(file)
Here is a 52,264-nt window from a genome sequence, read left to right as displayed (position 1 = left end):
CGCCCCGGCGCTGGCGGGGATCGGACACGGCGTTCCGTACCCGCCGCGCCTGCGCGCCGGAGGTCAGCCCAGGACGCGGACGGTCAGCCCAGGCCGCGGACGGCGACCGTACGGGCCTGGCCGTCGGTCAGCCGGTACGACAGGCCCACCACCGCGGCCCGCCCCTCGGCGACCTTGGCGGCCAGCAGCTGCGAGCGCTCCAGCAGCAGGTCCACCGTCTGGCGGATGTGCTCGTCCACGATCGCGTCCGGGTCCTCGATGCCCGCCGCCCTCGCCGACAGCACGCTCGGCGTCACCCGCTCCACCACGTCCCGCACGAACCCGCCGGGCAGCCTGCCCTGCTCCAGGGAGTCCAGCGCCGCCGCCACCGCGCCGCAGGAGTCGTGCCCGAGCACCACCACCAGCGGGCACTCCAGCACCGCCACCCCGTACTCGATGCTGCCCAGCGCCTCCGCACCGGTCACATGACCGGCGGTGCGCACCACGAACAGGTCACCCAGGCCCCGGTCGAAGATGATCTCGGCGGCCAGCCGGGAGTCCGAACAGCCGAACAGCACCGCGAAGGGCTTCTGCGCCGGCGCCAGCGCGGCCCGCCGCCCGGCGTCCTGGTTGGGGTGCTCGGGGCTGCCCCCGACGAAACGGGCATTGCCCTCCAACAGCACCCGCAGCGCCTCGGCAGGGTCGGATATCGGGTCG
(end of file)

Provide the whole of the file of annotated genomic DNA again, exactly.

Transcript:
Here is a 52,264-nt window from a genome sequence, read left to right as displayed (position 1 = left end):
CGCCCCGGCGCTGGCGGGGATCGGACACGGCGTTCCGTACCCGCCGCGCCTGCGCGCCGGAGGTCAGCCCAGGACGCGGACGGTCAGCCCAGGCCGCGGACGGCGACCGTACGGGCCTGGCCGTCGGTCAGCCGGTACGACAGGCCCACCACCGCGGCCCGCCCCTCGGCGACCTTGGCGGCCAGCAGCTGCGAGCGCTCCAGCAGCAGGTCCACCGTCTGGCGGATGTGCTCGTCCACGATCGCGTCCGGGTCCTCGATGCCCGCCGCCCTCGCCGACAGCACGCTCGGCGTCACCCGCTCCACCACGTCCCGCACGAACCCGCCGGGCAGCCTGCCCTGCTCCAGGGAGTCCAGCGCCGCCGCCACCGCGCCGCAGGAGTCGTGCCCGAGCACCACCACCAGCGGGCACTCCAGCACCGCCACCCCGTACTCGATGCTGCCCAGCGCCTCCGCACCGGTCACATGACCGGCGGTGCGCACCACGAACAGGTCACCCAGGCCCCGGTCGAAGATGATCTCGGCGGCCAGCCGGGAGTCCGAACAGCCGAACAGCACCGCGAAGGGCTTCTGCGCCGGCGCCAGCGCGGCCCGCCGCCCGGCGTCCTGGTTGGGGTGCTCGGGGCTGCCCCCGACGAAACGGGCATTGCCCTCCAACAGCACCCGCAGCGCCTCGGCAGGGTCGGATATCGGGTCG